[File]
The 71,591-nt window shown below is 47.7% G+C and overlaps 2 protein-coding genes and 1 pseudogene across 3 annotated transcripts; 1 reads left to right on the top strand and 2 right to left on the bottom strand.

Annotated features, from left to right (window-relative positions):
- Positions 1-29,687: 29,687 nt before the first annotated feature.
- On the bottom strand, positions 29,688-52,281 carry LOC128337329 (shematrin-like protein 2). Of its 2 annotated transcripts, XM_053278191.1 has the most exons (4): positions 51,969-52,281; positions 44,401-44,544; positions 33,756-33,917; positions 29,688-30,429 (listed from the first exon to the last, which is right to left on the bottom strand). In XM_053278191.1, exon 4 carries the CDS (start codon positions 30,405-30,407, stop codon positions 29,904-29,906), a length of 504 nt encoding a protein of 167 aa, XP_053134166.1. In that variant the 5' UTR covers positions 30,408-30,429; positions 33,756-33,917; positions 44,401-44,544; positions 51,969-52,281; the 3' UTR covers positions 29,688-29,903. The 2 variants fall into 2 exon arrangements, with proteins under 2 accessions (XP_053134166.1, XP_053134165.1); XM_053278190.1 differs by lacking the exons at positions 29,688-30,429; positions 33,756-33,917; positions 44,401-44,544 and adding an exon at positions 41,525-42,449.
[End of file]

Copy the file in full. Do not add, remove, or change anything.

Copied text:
The 71,591-nt window shown below is 47.7% G+C and overlaps 2 protein-coding genes and 1 pseudogene across 3 annotated transcripts; 1 reads left to right on the top strand and 2 right to left on the bottom strand.

Annotated features, from left to right (window-relative positions):
- Positions 1-29,687: 29,687 nt before the first annotated feature.
- On the bottom strand, positions 29,688-52,281 carry LOC128337329 (shematrin-like protein 2). Of its 2 annotated transcripts, XM_053278191.1 has the most exons (4): positions 51,969-52,281; positions 44,401-44,544; positions 33,756-33,917; positions 29,688-30,429 (listed from the first exon to the last, which is right to left on the bottom strand). In XM_053278191.1, exon 4 carries the CDS (start codon positions 30,405-30,407, stop codon positions 29,904-29,906), a length of 504 nt encoding a protein of 167 aa, XP_053134166.1. In that variant the 5' UTR covers positions 30,408-30,429; positions 33,756-33,917; positions 44,401-44,544; positions 51,969-52,281; the 3' UTR covers positions 29,688-29,903. The 2 variants fall into 2 exon arrangements, with proteins under 2 accessions (XP_053134166.1, XP_053134165.1); XM_053278190.1 differs by lacking the exons at positions 29,688-30,429; positions 33,756-33,917; positions 44,401-44,544 and adding an exon at positions 41,525-42,449.